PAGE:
Alexandra Coupe Associate Director, Quantitative Equity Strategies, Pacific Alternative Asset Management Company, LLC
Alexandra Coupe
(Art by Victor Juhasz)
“Alexandra is a cornerstone of our portfolio management team. She possesses a unique combination of quantitative abilities, market instincts, and interpersonal skills, which have served her well in her relationships with the CIOs of many of our most important clients. She is a creative thinker and we have relied on her to work with our clients to design solutions for a range of investment challenges. In addition to all this, she is a pleasure with whom to work and I am so proud of her many successes.”

—Jane Buchan, PAAMCO CEO

Coupe is adamant in keeping her investing team informed as the PAAMCO associate director talks big data, diversity, and challenges as we move forward in this digital age.

Finding new talent with an eye towards PAAMCO’s emphasis on emerging managers and customized mandates, Coupe loves her job as well as the thrill of due diligence and determining where the puck is going with the firm. Touting collaboration and a team-oriented culture, Coupe makes sure the investment team and other departments are all informed on ways to improve returns for the company. Other than a brief stint at Green Street Advisors, Coupe has spent her entire career at PAAMCO.


CIO: What are the accomplishments you are most happy to have achieved recently, and why?

Coupe: PAAMCO is a collaborative and team-oriented culture, so while there are many accomplishments, the glory is hardly my own. On this note, though, I’m particularly proud of the role I’ve played in increasing information sharing between the investment team and other departments. For example, I’ve spent a lot of time with our in-house Treasury group to learn more about borrow rates and their volatility across regions. This has been helpful as I evaluate quantitative strategies in different geographic regions. These insights are now being shared with portfolio managers across our strategies, and it is rewarding to see our collaborative culture in action to improve the investment process.


CIO: What would you be most excited to accomplish in the year ahead, and why?

Coupe: I approach every year with the same goals: 1) Find return-enhancing investment solutions for our institutional clients and 2) Balance my professional aspirations with the demands (and joys!) of raising my three children.


CIO: What’s the most rewarding aspect of being an asset owner?

Coupe: Investing is fun, but the way we invest here at PAAMCO is particularly rewarding with the emphasis on emerging managers and customized mandates. I love finding bright new talent and helping to grow a business while at the same time generating returns for our clients.


CIO: What’s the most challenging?

Coupe: Good decisions, bad outcomes. It is incredibly challenging to spend a lot of time, resources, and brainpower to thoughtfully understand an investment and structure it in a way that we see as having a lot of potential, and then find that it doesn’t turn out the way we expected. Whether it’s an external market event or a change to a key factor in our investment thesis, it is frustrating to have an extensive due diligence process and high expectations for returns, and it just doesn’t work out.


CIO: What are you most hopeful about in the future of the industry?

Coupe: An increase in diversity, and not just the type of diversity we typically think of (e.g., ethnicity, gender, etc.). I am hopeful the industry will continue to benefit from an increase in diversity of backgrounds and education. I believe a breadth of experiences enables us to make better decisions while also better appreciating the diverse needs of the clients we serve.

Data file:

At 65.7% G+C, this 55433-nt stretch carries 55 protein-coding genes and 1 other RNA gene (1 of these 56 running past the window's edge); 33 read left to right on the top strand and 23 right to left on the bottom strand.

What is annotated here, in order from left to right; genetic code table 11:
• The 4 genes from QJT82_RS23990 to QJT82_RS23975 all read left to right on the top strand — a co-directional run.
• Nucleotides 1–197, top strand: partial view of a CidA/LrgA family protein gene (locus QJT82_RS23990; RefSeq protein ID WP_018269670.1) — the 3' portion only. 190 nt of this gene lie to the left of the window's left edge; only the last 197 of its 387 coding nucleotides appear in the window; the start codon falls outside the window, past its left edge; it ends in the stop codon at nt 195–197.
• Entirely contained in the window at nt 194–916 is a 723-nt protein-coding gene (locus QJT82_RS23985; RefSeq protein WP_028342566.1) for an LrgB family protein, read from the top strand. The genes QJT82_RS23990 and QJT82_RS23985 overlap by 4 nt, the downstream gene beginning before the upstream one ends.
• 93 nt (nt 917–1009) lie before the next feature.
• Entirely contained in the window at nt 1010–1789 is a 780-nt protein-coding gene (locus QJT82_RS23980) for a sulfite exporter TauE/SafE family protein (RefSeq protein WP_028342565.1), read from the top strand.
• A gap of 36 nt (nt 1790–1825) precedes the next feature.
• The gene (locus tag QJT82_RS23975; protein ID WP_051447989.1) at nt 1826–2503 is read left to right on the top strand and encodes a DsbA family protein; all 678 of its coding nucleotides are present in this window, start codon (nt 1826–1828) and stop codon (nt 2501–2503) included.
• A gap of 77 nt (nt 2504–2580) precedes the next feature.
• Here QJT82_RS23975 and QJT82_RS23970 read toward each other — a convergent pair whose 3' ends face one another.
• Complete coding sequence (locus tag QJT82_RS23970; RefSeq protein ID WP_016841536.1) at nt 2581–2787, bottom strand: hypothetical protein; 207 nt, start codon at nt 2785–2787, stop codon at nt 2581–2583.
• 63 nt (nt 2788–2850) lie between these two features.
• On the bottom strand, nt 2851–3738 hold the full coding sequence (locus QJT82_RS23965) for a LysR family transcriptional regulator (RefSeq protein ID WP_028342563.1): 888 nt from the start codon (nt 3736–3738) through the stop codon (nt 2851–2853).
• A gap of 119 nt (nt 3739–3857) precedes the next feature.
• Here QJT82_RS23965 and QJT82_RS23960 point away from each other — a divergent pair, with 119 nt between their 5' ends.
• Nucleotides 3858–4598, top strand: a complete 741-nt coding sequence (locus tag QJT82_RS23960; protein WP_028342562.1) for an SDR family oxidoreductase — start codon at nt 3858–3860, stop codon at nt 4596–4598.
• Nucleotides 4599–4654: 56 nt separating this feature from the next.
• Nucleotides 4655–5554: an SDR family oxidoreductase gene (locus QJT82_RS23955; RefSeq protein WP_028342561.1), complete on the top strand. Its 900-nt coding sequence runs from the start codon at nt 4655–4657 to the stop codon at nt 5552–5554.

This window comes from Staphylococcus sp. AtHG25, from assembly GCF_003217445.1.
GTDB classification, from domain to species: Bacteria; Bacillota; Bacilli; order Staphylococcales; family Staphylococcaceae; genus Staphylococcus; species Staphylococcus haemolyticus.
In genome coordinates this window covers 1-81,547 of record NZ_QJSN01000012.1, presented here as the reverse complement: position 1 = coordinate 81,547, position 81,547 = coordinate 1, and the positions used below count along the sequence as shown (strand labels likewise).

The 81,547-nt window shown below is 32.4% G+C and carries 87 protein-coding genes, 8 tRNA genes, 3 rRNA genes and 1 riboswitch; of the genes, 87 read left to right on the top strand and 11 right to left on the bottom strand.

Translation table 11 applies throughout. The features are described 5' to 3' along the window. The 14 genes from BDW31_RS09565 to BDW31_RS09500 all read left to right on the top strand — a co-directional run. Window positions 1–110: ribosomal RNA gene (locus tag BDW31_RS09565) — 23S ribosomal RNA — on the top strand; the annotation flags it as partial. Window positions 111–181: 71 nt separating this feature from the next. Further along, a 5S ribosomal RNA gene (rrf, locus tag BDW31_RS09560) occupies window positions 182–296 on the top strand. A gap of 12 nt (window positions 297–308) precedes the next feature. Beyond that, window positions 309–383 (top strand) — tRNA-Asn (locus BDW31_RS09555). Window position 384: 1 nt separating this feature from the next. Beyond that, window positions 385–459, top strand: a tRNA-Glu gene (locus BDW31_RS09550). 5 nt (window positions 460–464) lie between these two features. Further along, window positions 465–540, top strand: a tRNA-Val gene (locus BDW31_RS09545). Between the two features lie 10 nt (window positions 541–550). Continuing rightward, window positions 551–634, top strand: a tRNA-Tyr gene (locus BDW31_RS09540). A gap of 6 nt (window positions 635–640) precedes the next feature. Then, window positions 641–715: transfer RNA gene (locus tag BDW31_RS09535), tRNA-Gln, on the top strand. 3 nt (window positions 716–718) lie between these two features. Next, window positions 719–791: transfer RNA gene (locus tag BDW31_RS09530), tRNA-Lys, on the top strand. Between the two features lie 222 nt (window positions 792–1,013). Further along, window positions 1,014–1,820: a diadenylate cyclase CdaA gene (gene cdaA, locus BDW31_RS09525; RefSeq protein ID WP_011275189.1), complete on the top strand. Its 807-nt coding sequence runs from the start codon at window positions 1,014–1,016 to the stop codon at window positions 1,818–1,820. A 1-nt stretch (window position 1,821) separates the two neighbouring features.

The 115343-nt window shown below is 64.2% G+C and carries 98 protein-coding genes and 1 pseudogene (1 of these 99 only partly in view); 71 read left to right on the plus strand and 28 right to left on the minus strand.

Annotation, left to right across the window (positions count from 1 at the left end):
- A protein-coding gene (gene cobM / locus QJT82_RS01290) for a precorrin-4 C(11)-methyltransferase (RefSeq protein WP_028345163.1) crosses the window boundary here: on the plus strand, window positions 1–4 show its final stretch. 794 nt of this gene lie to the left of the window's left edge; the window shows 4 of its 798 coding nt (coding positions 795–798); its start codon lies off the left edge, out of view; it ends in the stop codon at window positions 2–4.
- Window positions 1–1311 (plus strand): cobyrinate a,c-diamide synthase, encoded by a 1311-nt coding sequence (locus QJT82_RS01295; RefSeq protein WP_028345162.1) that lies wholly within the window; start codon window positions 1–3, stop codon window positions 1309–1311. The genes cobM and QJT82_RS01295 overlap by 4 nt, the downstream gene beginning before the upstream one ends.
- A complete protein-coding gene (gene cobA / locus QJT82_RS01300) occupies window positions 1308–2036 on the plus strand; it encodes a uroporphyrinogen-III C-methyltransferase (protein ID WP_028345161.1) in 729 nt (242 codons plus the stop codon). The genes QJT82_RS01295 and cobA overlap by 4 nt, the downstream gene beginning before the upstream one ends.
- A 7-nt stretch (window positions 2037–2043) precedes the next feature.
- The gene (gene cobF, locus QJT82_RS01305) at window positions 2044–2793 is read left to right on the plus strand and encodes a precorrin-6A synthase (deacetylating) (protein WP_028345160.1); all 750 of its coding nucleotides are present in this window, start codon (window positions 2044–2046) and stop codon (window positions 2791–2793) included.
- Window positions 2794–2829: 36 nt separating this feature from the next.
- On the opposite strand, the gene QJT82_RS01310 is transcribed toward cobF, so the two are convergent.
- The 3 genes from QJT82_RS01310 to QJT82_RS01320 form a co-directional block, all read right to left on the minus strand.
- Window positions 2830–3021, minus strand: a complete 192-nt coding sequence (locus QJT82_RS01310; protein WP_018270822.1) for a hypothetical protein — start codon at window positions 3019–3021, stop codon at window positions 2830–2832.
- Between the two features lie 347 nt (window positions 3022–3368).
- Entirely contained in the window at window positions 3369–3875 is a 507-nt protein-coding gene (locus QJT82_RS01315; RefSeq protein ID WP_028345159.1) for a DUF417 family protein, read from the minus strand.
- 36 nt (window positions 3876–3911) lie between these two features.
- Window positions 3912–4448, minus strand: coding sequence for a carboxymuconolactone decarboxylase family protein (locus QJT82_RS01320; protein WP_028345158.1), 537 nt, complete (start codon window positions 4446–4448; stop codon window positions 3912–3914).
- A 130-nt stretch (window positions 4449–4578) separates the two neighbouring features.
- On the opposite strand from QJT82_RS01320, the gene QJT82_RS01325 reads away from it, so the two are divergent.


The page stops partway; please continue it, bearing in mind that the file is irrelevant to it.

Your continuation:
CIO: What are you most cautious about?

Coupe: I am excited about the increased use of data and technology in investing, but I am also wary about how it is used. As we’ve seen lately in the news, there are many nuances to data—how it’s gathered, stored, used, and protected—that may not be clear to those involved. Further, we are seeing how advances in technology, like on-demand cloud computing, are enabling investment strategies across even small firms that were previously confined to the very large and well-funded firms. However, just because someone is able to now employ methods like machine learning or artificial intelligence doesn’t necessarily mean the strategy will generate acceptable risk-adjusted returns.


CIO: As a leader, what are the most important aspects of the industry you hope to change over your career?

Coupe: That’s a big question! I hope to continue to work towards better alignment of interests between asset owners and managers. I would like to continue to advance creative thinking about investment structures such that both asset owners and managers feel they are partners working towards a common goal of delivering returns.


CIO: If you had one piece of advice for your peers, what would it be?

Coupe: Find a field or a job working with people you like. So much of the fulfillment of my job comes from doing work I enjoy with people I admire and like.


CIO: What are the biggest current trends you are seeing that have surprised you?

Coupe: The rapid adoption and acceptance of artificial intelligence and machine learning has surprised me. Just a few years ago, the murmuring of a new machine learning technique and strategy seemed limited to the more quantitative strategies. Today, we often hear about fundamental managers using machine learning or AI as part of their process. These are methods that have been around for decades, but it is amazing how quickly they are being adopted in a variety of applications.